Want to participate in a short research study? Help shape the future of investing tools and you could win a $250 gift card!
If you want to know who really controls Newater Technology, Inc. (NASDAQ:NEWA), then you’ll have to look at the makeup of its share registry. Large companies usually have institutions as shareholders, and we usually see insiders owning shares in smaller companies. Warren Buffett said that he likes ‘a business with enduring competitive advantages that is run by able and owner-oriented people’. So it’s nice to see some insider ownership, because it may suggest that management is owner-oriented.
Newater Technology is a smaller company with a market capitalization of US$62m, so it may still be flying under the radar of many institutional investors. Taking a look at our data on the ownership groups (below), it’s seems that institutions are not really that prevalent on the share registry. We can zoom in on the different ownership groups, to learn more about NEWA.
What Does The Institutional Ownership Tell Us About Newater Technology?
Institutional investors commonly compare their own returns to the returns of a commonly followed index. So they generally do consider buying larger companies that are included in the relevant benchmark index.
Institutions own less than 5% of Newater Technology. That indicates that the company is on the radar of some funds, but it isn’t particularly popular with professional investors at the moment. So if the company itself can improve over time, we may well see more institutional buyers in the future. When multiple institutional investors want to buy shares, we often see a rising share price. The past revenue trajectory (shown below) can be an indication of future growth, but there are no guarantees.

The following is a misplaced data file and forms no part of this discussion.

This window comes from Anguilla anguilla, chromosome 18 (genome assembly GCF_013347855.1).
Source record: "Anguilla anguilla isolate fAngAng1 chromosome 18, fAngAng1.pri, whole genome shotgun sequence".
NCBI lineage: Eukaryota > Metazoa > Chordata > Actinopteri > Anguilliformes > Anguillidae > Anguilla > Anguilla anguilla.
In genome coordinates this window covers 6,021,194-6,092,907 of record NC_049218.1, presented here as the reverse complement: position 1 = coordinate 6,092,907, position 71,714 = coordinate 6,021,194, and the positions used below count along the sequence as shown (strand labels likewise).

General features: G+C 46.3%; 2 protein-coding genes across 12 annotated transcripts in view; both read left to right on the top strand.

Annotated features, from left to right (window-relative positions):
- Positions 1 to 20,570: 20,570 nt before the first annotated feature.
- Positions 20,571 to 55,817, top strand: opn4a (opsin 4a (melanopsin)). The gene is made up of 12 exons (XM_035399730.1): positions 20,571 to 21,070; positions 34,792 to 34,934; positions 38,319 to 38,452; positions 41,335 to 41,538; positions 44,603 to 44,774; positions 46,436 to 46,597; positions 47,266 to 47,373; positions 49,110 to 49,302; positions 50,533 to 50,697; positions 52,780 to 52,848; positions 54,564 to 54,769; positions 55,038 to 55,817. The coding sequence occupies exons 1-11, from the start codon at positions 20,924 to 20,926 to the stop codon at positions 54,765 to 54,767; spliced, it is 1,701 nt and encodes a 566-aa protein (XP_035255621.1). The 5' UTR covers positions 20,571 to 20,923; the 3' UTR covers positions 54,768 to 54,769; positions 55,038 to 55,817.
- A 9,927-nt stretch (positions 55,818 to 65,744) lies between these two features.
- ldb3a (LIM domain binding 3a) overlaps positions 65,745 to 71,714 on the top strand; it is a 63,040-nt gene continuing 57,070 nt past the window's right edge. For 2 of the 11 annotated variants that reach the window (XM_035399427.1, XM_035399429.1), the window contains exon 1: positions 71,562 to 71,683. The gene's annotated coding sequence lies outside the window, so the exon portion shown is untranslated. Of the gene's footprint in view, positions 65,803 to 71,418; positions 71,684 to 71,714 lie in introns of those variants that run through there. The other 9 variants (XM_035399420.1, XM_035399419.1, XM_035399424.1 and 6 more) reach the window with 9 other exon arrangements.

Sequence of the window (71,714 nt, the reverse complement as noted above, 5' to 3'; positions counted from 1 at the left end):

We note that hedge funds don’t have a meaningful investment in Newater Technology. We’re not picking up on any analyst coverage of the stock at the moment, so the company is unlikely to be widely held.
Insider Ownership Of Newater Technology
The definition of company insiders can be subjective, and does vary between jurisdictions. Our data reflects individual insiders, capturing board members at the very least. The company management answer to the board; and the latter should represent the interests of shareholders. Notably, sometimes top-level managers are on the board, themselves.
Insider ownership is positive when it signals leadership are thinking like the true owners of the company. However, high insider ownership can also give immense power to a small group within the company. This can be negative in some circumstances.
Our most recent data indicates that insiders own a reasonable proportion of Newater Technology, Inc.. Insiders have a US$11m stake in this US$62m business. It is great to see insiders so invested in the business. It might be worth checking if those insiders have been buying recently.
General Public Ownership
The general public — mostly retail investors — own 52% of Newater Technology . With this size of ownership, retail investors can collectively play a role in decisions that affect shareholder returns, such as dividend policies and the appointment of directors. They can also exercise the power to decline an acquisition or merger that may not improve profitability.
Private Company Ownership
Our data indicates that Private Companies hold 27%, of the company’s shares. It’s hard to draw any conclusions from this fact alone, so its worth looking into who owns those private companies. Sometimes insiders or other related parties have an interest in shares in a public company through a separate private company.
I find it very interesting to look at who exactly owns a company. But to truly gain insight, we need to consider other information, too.
I like to dive deeper into how a company has performed in the past. You can access this interactive graph of past earnings, revenue and cash flow for free .
Of course this may not be the best stock to buy. So take a peek at this free free list of interesting companies.
NB: Figures in this article are calculated using data from the last twelve months, which refer to the 12-month period ending on the last date of the month the financial statement is dated. This may not be consistent with full year annual report figures.
We aim to bring you long-term focused research analysis driven by fundamental data. Note that our analysis may not factor in the latest price-sensitive company announcements or qualitative material.
If you spot an error that warrants correction, please contact the editor at email@example.com. This article by Simply Wall St is general in nature. It does not constitute a recommendation to buy or sell any stock, and does not take account of your objectives, or your financial situation. Simply Wall St has no position in the stocks mentioned. Thank you for reading.